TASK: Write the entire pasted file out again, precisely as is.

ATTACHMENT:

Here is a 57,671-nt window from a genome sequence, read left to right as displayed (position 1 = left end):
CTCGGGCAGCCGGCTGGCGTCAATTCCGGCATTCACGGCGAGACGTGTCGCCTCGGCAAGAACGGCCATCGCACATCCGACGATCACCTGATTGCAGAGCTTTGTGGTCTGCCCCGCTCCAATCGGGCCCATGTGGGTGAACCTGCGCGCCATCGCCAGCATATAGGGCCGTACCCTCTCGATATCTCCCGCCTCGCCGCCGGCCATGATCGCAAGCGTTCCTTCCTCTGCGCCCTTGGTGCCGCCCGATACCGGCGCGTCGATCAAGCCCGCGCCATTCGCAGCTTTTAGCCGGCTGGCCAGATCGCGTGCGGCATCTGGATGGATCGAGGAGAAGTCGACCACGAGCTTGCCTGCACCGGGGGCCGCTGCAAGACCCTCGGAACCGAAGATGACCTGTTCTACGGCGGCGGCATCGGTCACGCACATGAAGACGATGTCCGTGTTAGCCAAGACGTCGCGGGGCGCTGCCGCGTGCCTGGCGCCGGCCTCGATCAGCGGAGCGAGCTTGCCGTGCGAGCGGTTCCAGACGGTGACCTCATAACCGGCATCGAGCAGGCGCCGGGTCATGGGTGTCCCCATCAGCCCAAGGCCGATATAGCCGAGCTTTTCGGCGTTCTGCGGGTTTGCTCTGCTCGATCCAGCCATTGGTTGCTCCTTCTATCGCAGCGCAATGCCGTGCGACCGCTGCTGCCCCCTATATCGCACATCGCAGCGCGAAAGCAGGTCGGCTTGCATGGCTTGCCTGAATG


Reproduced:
Here is a 57,671-nt window from a genome sequence, read left to right as displayed (position 1 = left end):
CTCGGGCAGCCGGCTGGCGTCAATTCCGGCATTCACGGCGAGACGTGTCGCCTCGGCAAGAACGGCCATCGCACATCCGACGATCACCTGATTGCAGAGCTTTGTGGTCTGCCCCGCTCCAATCGGGCCCATGTGGGTGAACCTGCGCGCCATCGCCAGCATATAGGGCCGTACCCTCTCGATATCTCCCGCCTCGCCGCCGGCCATGATCGCAAGCGTTCCTTCCTCTGCGCCCTTGGTGCCGCCCGATACCGGCGCGTCGATCAAGCCCGCGCCATTCGCAGCTTTTAGCCGGCTGGCCAGATCGCGTGCGGCATCTGGATGGATCGAGGAGAAGTCGACCACGAGCTTGCCTGCACCGGGGGCCGCTGCAAGACCCTCGGAACCGAAGATGACCTGTTCTACGGCGGCGGCATCGGTCACGCACATGAAGACGATGTCCGTGTTAGCCAAGACGTCGCGGGGCGCTGCCGCGTGCCTGGCGCCGGCCTCGATCAGCGGAGCGAGCTTGCCGTGCGAGCGGTTCCAGACGGTGACCTCATAACCGGCATCGAGCAGGCGCCGGGTCATGGGTGTCCCCATCAGCCCAAGGCCGATATAGCCGAGCTTTTCGGCGTTCTGCGGGTTTGCTCTGCTCGATCCAGCCATTGGTTGCTCCTTCTATCGCAGCGCAATGCCGTGCGACCGCTGCTGCCCCCTATATCGCACATCGCAGCGCGAAAGCAGGTCGGCTTGCATGGCTTGCCTGAATG